Ruby Dee Cobb Talks About Losing Sons To Gun Violence
Ruby Dee Cobb, the mother of seven sons, lost two of her kids on the streets of Columbus this summer.
Her sixth son, Kenneth Holloway Jr., was shot to death on June 18 during an argument. His friend is now charged in the killing.
Two weeks later, Cobb’s fifth son, Terry Cobb, was gunned down the day before the Fourth of July. At the time of his death, he was being sought by authorities for a July 4, 2015, homicide.
Ruby Dee Cobb said it was devastating losing both sons just two weeks apart.
“The hardest part? I can’t see them when I want to see them,” she said during a recent interview with the Ledger-Enquirer. “Kenny used to come and knock on the door every morning with his kids. ... It’s just so hard.”
Now, in addition to mourning the loss of her two sons, Cobb said she is also battling pancreatic cancer, which responded well to chemotherapy before the deaths but has since become more aggressive.
“Before Kenny died they told me my cancer was gone,” she said. “I went and did a CT scan about a week ago and they told me that it came back. So now I’ve got to do radiation and chemo, but I’ll be fine with it. I’ll let the good Lord handle it like he handled the situation in the beginning.”
Some friends and extended family members are trying to drum up community support to help Cobb through the crisis. But Shirleen Blue-Banks, the grandmother of one of Kenny Holloway’s three daughters, said it’s been difficult getting the community to rally around Cobb because of the accusations against her son, Terry.
Blue-Banks said she approached one minister about helping the family and he didn’t want to get involved.
“...When it came to Ruby Dee and her sons being murdered, especially Terry, when they printed his rap sheet, it was just like a lot of people just didn’t extend the love you would think people would have for a mother who had, say, two sons in college that were killed,” she said.
Blue-Banks said Cobb is a grandmother who takes good care of her grandchildren, including a granddaughter with special needs.
“There are always so many children at her house, seemingly loving her very much, that’s what I’ve seen the times that I’ve visited her home,” she said. “That’s all I know of her, is just being sweet.”
Toya Winder is president of VOCAL, a local victims’ advocacy group that works with families impacted by crime. She said she doesn’t know Cobb personally and can only imagine the emotional trauma she has experienced.
Winder said it doesn’t matter what Cobb’s sons may have done in the past, she’s still a victim, and VOCAL exists for people like her.
“That lady lost two sons,” she said. “She birthed those children. No matter what they were doing, they’re her children and she’s grieving and she’s sick.”
If she could speak to Cobb personally, Winder said she would encourage her to seek help. She said VOCAL has a support group that meets 3-4 p.m. the second Saturday of the month at the Columbus Community Center.
“What people don’t realize when these things happen is how it affects victims,” she said. “It’s a domino effect. That’s one of the reasons why the support group is important. We call each other sisters and brothers because we have to go back and lean on each other.”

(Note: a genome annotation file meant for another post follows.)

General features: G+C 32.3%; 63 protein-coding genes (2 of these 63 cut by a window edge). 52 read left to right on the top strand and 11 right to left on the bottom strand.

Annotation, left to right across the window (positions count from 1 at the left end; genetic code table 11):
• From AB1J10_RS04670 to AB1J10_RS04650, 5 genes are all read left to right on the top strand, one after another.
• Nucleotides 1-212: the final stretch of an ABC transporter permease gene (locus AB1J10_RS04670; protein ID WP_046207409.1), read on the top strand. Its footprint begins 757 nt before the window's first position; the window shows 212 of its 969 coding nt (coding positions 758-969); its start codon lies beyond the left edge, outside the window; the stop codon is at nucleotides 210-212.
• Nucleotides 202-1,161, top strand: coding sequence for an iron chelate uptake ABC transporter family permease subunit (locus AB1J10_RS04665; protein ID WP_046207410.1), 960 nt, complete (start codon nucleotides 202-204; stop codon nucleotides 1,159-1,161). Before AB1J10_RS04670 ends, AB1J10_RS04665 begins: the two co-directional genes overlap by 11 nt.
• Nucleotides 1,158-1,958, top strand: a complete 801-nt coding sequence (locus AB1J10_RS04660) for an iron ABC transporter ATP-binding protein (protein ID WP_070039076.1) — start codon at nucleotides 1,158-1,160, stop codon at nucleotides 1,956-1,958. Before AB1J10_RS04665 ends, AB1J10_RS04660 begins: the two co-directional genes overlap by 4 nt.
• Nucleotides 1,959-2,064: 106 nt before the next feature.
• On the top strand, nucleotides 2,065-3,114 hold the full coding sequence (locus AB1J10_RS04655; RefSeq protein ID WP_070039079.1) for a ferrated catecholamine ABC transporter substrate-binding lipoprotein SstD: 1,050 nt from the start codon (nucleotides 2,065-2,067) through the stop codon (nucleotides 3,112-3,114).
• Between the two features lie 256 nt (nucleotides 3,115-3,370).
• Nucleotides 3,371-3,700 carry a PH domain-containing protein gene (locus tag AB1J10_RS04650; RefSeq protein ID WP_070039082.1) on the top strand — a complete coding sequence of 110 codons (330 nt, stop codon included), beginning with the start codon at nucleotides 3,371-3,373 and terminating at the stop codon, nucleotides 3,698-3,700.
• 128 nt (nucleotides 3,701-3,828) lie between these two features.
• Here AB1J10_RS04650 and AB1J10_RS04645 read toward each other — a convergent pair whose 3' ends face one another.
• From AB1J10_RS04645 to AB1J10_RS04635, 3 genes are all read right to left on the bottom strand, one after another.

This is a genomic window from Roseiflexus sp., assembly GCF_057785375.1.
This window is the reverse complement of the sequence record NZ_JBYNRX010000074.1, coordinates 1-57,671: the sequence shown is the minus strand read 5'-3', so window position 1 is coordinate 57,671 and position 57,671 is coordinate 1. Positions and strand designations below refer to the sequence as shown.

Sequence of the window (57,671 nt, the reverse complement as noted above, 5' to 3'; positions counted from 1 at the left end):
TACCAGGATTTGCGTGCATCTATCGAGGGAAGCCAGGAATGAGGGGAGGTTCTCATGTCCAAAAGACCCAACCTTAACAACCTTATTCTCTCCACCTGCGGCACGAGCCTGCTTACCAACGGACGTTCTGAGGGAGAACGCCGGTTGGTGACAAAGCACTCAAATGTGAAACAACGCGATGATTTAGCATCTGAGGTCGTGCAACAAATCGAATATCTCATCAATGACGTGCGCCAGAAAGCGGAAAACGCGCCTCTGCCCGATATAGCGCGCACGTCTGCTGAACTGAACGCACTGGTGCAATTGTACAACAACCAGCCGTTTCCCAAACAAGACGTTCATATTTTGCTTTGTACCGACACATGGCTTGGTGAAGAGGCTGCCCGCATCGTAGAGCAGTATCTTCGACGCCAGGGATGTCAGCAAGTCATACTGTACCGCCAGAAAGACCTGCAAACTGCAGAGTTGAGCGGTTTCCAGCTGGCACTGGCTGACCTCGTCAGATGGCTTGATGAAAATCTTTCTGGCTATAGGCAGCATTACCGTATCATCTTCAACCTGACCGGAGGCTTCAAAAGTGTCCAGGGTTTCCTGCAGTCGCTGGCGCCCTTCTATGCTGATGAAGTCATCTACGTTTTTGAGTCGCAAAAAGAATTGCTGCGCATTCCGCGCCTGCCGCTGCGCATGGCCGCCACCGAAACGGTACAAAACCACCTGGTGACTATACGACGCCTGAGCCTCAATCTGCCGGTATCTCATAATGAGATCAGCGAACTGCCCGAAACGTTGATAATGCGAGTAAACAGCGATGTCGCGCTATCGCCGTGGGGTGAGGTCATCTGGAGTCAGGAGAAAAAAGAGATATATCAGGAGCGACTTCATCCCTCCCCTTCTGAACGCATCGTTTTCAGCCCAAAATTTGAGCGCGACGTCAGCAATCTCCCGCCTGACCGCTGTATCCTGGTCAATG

For Cobb, it’s especially painful. She said Holloway and Terry Cobb aren’t the first of her sons that she buried. In 1993, she lost another son in a fire at Wilson Apartments when he was just 6 months old.
Cobb said she didn’t think she would lose another son in her lifetime, and certainly not two.
On June 18, she was sitting at home when she learned of Holloway’s death. She said Torrance Menefee, the man charged with the shooting, is a family friend, which makes the death even more painful.
“I braid hair, and he came here every two weeks to get his hair braided,” she said. “Then he just got attached to our family. He was like, ‘I like your boys. They’re so respectable, you know. You’re like my second mom.’”
She said when one of her sons told her that Menefee was a suspect in Holloway’s killing, she couldn’t believe it because the two men had just been drinking together at the house, she said. A woman drove her to 17th Street and Cusseta Road, where the incident occurred. When she arrived, police wouldn’t let her near the crime scene. Her son was just lying there, motionless.
Cobb said Terry Cobb was devastated when he learned of his brother’s death and wanted to attend the funeral, which was held June 25 at Words of Wisdom Christian Center. He couldn’t go because he was wanted by police for the shooting death of Blake Berry.
“They said Terry shot him, but my son didn’t shoot him,” Cobb said. “My sons don’t carry no guns. They don’t do that. They just like to party and have a good time.”
The night of Holloway’s funeral, Terry Cobb showed up at her house, she said. When she told him he was not supposed to be there, he said, “‘Well, Mom, that’s my brother. You told me to look after my baby brothers.’
“Then Terry went back to wherever he was and came back the Saturday before the Fourth,” she continued. “Someone told me he was coming. ... I looked out the window, and sure enough he was out there.”
Cobb said Terry Cobb told her that he loved her, and he was ready to turn himself in to police. He gave her some money and promised to return the next day, but he never made it back.
“Before I went to sleep, I had this sharp pain go through my body,” she said. “I didn’t know what it was. Next morning at daybreak, Kenny’s wife came over here and said, ‘Buddy called me.’”
“And I’m like, ‘Who is Buddy?’ She said, ‘From the morgue.’”